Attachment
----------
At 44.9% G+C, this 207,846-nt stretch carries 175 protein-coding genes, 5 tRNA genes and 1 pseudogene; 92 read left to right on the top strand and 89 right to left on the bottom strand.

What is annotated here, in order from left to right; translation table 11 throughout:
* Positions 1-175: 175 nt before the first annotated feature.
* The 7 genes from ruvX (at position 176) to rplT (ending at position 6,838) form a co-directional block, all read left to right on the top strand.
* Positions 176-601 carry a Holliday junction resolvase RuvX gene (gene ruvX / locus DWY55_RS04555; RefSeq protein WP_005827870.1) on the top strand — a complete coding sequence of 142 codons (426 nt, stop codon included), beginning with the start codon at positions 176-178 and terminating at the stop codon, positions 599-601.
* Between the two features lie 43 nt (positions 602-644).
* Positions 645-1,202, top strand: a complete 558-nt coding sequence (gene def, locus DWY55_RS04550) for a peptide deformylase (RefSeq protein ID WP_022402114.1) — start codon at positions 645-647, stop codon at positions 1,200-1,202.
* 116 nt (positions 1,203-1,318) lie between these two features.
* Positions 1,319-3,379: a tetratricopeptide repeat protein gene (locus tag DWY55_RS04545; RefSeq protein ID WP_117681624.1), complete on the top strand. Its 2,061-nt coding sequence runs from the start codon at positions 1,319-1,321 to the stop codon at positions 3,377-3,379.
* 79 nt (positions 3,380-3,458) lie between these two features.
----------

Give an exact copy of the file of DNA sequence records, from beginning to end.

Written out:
At 44.9% G+C, this 207,846-nt stretch carries 175 protein-coding genes, 5 tRNA genes and 1 pseudogene; 92 read left to right on the top strand and 89 right to left on the bottom strand.

What is annotated here, in order from left to right; translation table 11 throughout:
* Positions 1-175: 175 nt before the first annotated feature.
* The 7 genes from ruvX (at position 176) to rplT (ending at position 6,838) form a co-directional block, all read left to right on the top strand.
* Positions 176-601 carry a Holliday junction resolvase RuvX gene (gene ruvX / locus DWY55_RS04555; RefSeq protein WP_005827870.1) on the top strand — a complete coding sequence of 142 codons (426 nt, stop codon included), beginning with the start codon at positions 176-178 and terminating at the stop codon, positions 599-601.
* Between the two features lie 43 nt (positions 602-644).
* Positions 645-1,202, top strand: a complete 558-nt coding sequence (gene def, locus DWY55_RS04550) for a peptide deformylase (RefSeq protein ID WP_022402114.1) — start codon at positions 645-647, stop codon at positions 1,200-1,202.
* 116 nt (positions 1,203-1,318) lie between these two features.
* Positions 1,319-3,379: a tetratricopeptide repeat protein gene (locus tag DWY55_RS04545; RefSeq protein ID WP_117681624.1), complete on the top strand. Its 2,061-nt coding sequence runs from the start codon at positions 1,319-1,321 to the stop codon at positions 3,377-3,379.
* 79 nt (positions 3,380-3,458) lie between these two features.